COVID-Related Federal Funds in Massachusetts Cities and Towns

This page summarizes resources the federal government has provided to Massachusetts cities and towns in response to COVID-19.

The federal government has provided significant resources to both the Commonwealth of Massachusetts and its municipalities and school districts in response to the public health emergency caused by the Coronavirus Disease (COVID-19). The table below summarizes these federal revenue sources. Many of these sources also appear on the Commonwealth's Federal Funds transparency website.

Please note that COVID-related federal fund activity may be subject to significant and rapid changes as the federal government enacts new legislation or publishes new regulatory requirements, the nature of the response to the COVID-19 pandemic changes, and strategic efforts continue to maximize federal revenue and minimize compliance risks.

Use the drop-down menus to filter the list by legislative district. Descriptions of each funding source can be found below the tool.

COVID-Related Federal Revenue Available to Municipalities

Coronavirus Relief Fund – Municipal Program (CvRF-MP): The CvRF-MP made $502M in CvRF funds available to eligible Massachusetts cities and towns (excluding the City of Boston and municipalities in Plymouth County as explained below). Funding for CvRF-MP was claimed over two rounds, with nearly $100M distributed in Round 1 and $224M distributed in Round 2. The program’s “reconciliation period”, structured as reimbursements for eligible expenses, is open until at least June 30, 2021. Eligibility for the Coronavirus Relief Fund is limited by U.S. Treasury guidance and all expenses are subject to audit and recoupment by Treasury. Costs must be necessary as a result of the COVID-19 public health emergency, not be included in the city or town’s budget as of March 27, 2020, and the beneficial use of the good or service must be received between March 1, 2020 and December 31, 2021. Funds allocated to a municipality through this program represent the total amount the municipality is eligible to receive. Funds claimed by a municipality represent the amount of funding received by the municipality.

Coronavirus Relief Fund – Boston/Plymouth County: Certain units of local government were eligible to receive Coronavirus Relief Fund allocations directly from U.S. Treasury. The City of Boston and Plymouth County applied and received funding directly from U.S. Treasury. The federal parameters associated with the program are the same as for CvRF-MP (described above). Funds allocated to a municipality through this program represent the total amount the municipality is eligible to receive. Funds claimed by a municipality represent the amount of funding received by the municipality. Please note the Commonwealth is not responsible for funding allocations or claims in these communities.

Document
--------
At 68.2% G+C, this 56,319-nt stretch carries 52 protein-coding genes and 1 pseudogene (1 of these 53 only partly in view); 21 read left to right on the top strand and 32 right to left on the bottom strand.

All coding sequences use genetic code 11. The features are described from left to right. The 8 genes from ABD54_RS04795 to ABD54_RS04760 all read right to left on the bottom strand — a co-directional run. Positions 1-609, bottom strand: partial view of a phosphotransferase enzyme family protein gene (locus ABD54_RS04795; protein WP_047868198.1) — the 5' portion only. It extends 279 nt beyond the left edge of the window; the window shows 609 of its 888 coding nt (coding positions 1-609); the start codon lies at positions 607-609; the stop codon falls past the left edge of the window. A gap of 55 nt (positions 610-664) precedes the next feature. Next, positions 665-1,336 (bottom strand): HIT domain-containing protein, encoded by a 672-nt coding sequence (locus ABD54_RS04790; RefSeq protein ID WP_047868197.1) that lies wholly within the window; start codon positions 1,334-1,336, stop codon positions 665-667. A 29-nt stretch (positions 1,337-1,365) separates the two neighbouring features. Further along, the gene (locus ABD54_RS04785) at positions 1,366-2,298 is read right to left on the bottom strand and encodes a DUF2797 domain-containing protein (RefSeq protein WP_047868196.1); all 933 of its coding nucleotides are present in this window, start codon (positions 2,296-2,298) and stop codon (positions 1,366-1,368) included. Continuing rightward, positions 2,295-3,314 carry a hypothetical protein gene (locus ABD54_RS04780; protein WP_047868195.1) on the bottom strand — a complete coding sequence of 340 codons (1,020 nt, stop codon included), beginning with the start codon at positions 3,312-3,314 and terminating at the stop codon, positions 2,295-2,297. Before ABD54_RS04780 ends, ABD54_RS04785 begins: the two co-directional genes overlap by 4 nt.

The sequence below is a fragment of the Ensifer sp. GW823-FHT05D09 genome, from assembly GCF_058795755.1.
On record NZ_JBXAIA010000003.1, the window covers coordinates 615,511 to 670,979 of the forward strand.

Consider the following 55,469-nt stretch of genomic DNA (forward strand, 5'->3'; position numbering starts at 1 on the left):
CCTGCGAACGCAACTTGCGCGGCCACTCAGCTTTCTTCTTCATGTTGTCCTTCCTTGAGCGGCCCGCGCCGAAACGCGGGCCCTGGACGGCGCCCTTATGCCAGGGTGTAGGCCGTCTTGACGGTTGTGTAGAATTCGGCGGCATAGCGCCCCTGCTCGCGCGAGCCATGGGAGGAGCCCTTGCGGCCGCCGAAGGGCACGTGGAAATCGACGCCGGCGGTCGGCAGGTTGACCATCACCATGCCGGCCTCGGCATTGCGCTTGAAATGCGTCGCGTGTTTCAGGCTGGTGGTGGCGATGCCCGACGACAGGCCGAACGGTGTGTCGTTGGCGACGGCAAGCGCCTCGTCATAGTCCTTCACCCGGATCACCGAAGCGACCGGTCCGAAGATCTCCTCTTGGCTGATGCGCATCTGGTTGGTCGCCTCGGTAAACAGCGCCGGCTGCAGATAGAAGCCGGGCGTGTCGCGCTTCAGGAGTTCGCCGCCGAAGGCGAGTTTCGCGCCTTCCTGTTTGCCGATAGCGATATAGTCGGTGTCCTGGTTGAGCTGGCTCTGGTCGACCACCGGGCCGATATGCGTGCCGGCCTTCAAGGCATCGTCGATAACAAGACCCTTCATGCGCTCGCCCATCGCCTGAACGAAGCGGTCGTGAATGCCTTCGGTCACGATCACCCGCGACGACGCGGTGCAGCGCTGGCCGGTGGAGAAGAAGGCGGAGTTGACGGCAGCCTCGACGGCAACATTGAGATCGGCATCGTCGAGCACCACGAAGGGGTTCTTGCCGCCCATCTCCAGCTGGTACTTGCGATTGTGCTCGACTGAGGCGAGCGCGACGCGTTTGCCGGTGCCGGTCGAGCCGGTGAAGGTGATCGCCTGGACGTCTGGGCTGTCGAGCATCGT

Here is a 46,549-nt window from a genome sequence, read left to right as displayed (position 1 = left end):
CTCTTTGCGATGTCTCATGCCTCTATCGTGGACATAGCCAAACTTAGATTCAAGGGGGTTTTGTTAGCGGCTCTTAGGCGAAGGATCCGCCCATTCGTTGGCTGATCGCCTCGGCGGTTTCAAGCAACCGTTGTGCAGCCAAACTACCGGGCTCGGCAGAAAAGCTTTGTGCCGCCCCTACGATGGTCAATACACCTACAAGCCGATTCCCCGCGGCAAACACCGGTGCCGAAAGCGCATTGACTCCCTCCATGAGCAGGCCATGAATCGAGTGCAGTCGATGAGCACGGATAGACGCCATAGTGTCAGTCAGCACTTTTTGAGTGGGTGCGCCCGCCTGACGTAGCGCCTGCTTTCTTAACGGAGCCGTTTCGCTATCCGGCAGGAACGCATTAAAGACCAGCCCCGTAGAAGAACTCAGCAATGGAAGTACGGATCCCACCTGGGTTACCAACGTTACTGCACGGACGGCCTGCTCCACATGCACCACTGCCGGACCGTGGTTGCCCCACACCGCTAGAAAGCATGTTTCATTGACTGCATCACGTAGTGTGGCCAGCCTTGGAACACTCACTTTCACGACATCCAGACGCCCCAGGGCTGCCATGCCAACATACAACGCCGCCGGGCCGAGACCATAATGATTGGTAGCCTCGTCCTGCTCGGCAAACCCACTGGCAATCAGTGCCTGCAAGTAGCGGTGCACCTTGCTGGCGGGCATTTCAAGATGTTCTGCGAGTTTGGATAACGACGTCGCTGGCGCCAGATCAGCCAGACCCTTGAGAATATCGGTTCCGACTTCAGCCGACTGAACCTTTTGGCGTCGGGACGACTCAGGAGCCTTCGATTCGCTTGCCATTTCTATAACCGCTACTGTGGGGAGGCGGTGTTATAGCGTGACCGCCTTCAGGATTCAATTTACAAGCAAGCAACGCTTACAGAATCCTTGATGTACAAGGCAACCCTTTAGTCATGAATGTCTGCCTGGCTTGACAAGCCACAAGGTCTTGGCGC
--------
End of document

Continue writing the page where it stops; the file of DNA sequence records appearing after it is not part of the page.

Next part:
Shared Streets Program: Funded in part through the Coronavirus Relief Fund, the Massachusetts Department of Transportation’s Shared Streets and Spaces program encouraged municipalities to find innovative ways to use public spaces that complied with public health measures and supported small businesses. The program provided grants as small as $5,000 and as large as $300,000 for cities and towns to quickly implement or expand improvements to sidewalks, curbs, streets, on-street parking spaces and off-street parking lots in support of public health, safe mobility, and renewed commerce in their communities.

Community Development Block Grant (CDBG): The Community Development Block Grant Program provides annual grants on a formula basis to states, cities, and counties to develop viable urban communities by providing decent housing and a suitable living environment, and by expanding economic opportunities, principally for low- and moderate-income persons. Massachusetts and entitlement municipalities received additional CDBG funding to support economic and community development efforts in response to the COVID-19 pandemic. Massachusetts allocated a portion of its CDBG dollars to non-entitlement communities that did not receive CDBG funding directly from the federal government.

Emergency Solutions Grant (ESG): The Emergency Solutions Grant assists homeless households and households at risk of homelessness by supporting the services necessary to help them quickly regain stable housing after experiencing a housing crisis. Massachusetts and eligible municipalities received additional ESG funding to support homelessness services in response to the COVID-19 pandemic.

Assistance to Firefighters Grant: The Assistance to Firefighters Grant Program focuses on enhancing the safety of the public and firefighters with respect to fire and fire-related hazards. Supplemental funding in fiscal year 2020 provides financial assistance directly to eligible fire departments, non-affiliated emergency medical service organizations, and state fire training academies for critical personal protective equipment (PPE) and supplies needed to respond to the COVID-19 pandemic.

Justice Assistance Grants: The Coronavirus Emergency Supplemental Funding (CESF) Program provided additional Justice Assistance Grants to eligible states and local units of government. Massachusetts allocated a portion of its funding to communities that were not eligible to apply for grants through the federal government. Funding is designed to support public safety departments in their important role on the front lines of the COVID-19 pandemic. Funds can be used for overtime, equipment (including law enforcement and medical personal protective equipment), hiring, supplies (such as gloves, masks, sanitizer), training, travel expenses, and addressing the medical needs of inmates in state prisons, jails, and detention centers.